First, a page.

Drop slots like it’s hot

During the summer, Arizona is hot, dry, and bright. That’s when you head for the cold, wet, and dark places of the state. Canyoneering is the activity of descending canyons using any means necessary: hiking, wading, swimming, rock climbing, and rappelling (the use of technical ropes systems to safely descend cliffs hundreds of feet (dozens of meters) tall).

Standing atop the narrows section of Wilbur Canyon, Mogollon Rim, AZ.

Standing atop the narrows section of Wilbur Canyon, Mogollon Rim, AZ.

A still pool in the narrows of Bear Canyon, Mogollom Rim, AZ.

A still pool in the narrows of Bear Canyon, Mogollon Rim, AZ.

Part of the magic of canyons is when they narrow into “slot” canyons that can be as narrow as 18 inches (45 centimeters). Of course, the more water the better. Even in June or July in southern Arizona, water can be so cold that a 3 mm wetsuit is mandatory, and even then hypothermia is still a prevalent and serious concern. For all my years ski racing in Minnesota winter, I’ve never been colder than in a canyon in Arizona summer.

The dry narrows of Bear Canyon, Mogollon Rim, AZ.

Myself in the dry narrows of Bear Canyon, Mogollon Rim, AZ.

Myself looking out over the 1000 foot (300 meter) waterfall. Palisades Canyon, Mount Lemmon, AZ.

Myself looking out over a 1,000 foot (300 meter) waterfall. Palisades Canyon, Mount Lemmon, AZ.

One of my favorite descriptions of canyoneering is that it is very similar to climbing a mountain. Except it’s inside out, upside down, without satellite phone reception, and without any possibility of retreat. Once you’re at the bottom of the first rappel, you’re committed to finishing the canyon. This level of commitment means lots of preparation and careful evaluation of current conditions and your abilities.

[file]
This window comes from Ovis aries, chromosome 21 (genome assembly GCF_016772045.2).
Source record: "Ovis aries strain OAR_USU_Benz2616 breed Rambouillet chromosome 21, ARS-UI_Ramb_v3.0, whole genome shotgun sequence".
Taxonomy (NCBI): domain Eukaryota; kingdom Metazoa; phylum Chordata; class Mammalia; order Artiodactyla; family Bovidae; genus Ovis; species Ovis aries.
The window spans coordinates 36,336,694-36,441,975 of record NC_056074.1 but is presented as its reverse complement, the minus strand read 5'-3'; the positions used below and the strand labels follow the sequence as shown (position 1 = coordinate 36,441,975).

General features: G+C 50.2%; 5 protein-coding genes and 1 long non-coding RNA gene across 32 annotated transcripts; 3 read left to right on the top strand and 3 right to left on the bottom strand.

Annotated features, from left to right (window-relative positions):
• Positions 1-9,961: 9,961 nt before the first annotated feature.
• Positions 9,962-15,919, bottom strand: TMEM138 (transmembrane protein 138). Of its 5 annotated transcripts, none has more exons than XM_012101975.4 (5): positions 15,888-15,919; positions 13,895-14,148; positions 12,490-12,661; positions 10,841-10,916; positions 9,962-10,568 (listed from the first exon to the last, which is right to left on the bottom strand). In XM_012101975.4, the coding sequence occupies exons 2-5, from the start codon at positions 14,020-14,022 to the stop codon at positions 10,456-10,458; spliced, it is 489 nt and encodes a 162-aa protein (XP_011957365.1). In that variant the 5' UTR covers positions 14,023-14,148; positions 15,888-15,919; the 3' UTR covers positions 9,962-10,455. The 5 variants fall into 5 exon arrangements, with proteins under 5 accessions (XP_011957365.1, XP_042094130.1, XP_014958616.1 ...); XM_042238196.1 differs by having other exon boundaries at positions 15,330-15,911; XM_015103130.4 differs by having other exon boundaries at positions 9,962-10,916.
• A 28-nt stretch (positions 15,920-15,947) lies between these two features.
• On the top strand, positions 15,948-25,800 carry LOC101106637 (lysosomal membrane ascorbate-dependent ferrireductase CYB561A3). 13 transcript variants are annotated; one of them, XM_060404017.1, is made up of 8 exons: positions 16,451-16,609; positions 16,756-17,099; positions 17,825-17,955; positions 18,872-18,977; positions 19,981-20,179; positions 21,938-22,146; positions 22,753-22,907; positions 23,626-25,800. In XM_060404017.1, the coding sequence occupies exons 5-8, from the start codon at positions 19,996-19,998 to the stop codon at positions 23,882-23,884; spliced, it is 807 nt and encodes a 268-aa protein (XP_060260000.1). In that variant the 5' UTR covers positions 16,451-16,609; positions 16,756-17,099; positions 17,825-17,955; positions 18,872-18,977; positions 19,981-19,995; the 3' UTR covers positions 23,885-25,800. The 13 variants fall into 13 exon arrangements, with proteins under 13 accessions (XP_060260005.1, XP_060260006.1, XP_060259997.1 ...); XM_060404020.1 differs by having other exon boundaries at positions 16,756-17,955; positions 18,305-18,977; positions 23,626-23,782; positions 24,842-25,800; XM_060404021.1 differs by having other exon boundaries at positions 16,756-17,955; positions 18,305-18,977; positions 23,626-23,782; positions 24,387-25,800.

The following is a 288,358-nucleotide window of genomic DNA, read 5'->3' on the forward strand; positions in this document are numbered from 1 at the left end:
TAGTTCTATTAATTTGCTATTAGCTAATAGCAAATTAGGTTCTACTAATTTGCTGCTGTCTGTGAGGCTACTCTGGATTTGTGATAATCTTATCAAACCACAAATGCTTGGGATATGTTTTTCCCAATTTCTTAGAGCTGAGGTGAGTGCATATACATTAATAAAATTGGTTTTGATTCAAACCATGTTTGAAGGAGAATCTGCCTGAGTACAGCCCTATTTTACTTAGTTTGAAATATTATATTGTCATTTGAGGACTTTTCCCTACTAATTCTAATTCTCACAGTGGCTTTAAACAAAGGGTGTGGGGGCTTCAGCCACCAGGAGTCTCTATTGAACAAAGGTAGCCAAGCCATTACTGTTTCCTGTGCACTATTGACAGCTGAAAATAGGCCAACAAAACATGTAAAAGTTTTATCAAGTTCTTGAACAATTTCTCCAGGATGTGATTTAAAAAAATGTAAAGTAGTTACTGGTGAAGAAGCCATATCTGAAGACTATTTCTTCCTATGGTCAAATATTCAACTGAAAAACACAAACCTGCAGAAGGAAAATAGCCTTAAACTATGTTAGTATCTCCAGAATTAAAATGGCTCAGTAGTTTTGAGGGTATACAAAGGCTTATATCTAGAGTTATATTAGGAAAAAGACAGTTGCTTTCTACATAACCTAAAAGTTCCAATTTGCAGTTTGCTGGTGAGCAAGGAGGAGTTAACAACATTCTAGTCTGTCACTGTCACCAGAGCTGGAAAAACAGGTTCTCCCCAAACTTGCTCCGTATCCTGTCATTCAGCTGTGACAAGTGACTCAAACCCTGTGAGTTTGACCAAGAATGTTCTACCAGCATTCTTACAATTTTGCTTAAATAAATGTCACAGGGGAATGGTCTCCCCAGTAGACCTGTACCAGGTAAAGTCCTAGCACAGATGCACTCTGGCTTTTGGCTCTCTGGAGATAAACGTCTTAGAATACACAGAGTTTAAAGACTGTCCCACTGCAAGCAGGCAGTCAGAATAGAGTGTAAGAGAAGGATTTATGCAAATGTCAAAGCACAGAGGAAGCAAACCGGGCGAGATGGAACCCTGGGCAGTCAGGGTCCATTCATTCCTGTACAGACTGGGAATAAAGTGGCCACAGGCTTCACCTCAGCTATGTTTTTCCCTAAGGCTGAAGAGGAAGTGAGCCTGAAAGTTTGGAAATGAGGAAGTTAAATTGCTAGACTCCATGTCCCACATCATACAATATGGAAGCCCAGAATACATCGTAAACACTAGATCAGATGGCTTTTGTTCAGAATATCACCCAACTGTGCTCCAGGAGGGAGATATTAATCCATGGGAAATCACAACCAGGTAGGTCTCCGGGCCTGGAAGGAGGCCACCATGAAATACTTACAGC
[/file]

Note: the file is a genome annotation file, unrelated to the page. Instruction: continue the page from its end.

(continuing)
Just after the 18 inch (45 cm) narrows section in the stupendous Black Hole of White Canyon, Cedar Mesa, Utah.

Just after the 18 inch (45 cm) narrows section in the stupendous Black Hole of White Canyon, Cedar Mesa, Utah. The walls here are over 400 feet (200 meters) tall and unclimbable. One feels very small here.

The rappel of the phenomenal Salome Jug, Sierra Ancha Wilderness, AZ. My first canyon, this canyon is a mega classic and a great introductory canyon.

The rappel of the phenomenal Salome Jug, Sierra Ancha Wilderness, AZ. My first canyon, this canyon is a mega classic and a great introductory canyon.

The narrows of Left Fork of North Creek. More commonly known as The Subway for a round section with two parallel groves down the canyon. Zion, Utah.

The narrows of Left Fork of North Creek. More commonly known as The Subway for a round section with two parallel groves down the canyon. Zion, Utah.

The infamous White Box of West Clear Creek on the Mogollon Rim, AZ. This is taken in the middle of a 1/4 mile (400 meter) swim while wearing a wetsuit and a backpack with 400 feet (120 meters) of rope.

The infamous White Box of West Clear Creek on the Mogollon Rim, AZ. This is taken in the middle of a 1/4 mile (400 meters) swim while wearing a wetsuit and a backpack with 400 feet (120 meters) of rope.

Leave a Reply

Fill in your details below or click an icon to log in:

WordPress.com Logo

You are commenting using your WordPress.com account. Log Out / Change )

Twitter picture

You are commenting using your Twitter account. Log Out / Change )

Facebook photo

You are commenting using your Facebook account. Log Out / Change )

Google+ photo

You are commenting using your Google+ account. Log Out / Change )

Connecting to %s